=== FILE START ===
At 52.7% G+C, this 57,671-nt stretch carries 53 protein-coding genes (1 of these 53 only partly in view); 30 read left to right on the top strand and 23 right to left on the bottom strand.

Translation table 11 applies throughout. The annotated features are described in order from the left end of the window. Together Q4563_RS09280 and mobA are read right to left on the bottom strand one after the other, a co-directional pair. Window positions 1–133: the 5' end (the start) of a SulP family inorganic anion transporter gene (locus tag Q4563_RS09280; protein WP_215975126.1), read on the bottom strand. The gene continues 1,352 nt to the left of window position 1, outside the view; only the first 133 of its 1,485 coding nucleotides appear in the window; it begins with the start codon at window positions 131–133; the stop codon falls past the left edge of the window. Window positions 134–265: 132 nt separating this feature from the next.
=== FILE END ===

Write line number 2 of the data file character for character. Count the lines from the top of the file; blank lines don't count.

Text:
Translation table 11 applies throughout. The annotated features are described in order from the left end of the window. Together Q4563_RS09280 and mobA are read right to left on the bottom strand one after the other, a co-directional pair. Window positions 1–133: the 5' end (the start) of a SulP family inorganic anion transporter gene (locus tag Q4563_RS09280; protein WP_215975126.1), read on the bottom strand. The gene continues 1,352 nt to the left of window position 1, outside the view; only the first 133 of its 1,485 coding nucleotides appear in the window; it begins with the start codon at window positions 131–133; the stop codon falls past the left edge of the window. Window positions 134–265: 132 nt separating this feature from the next.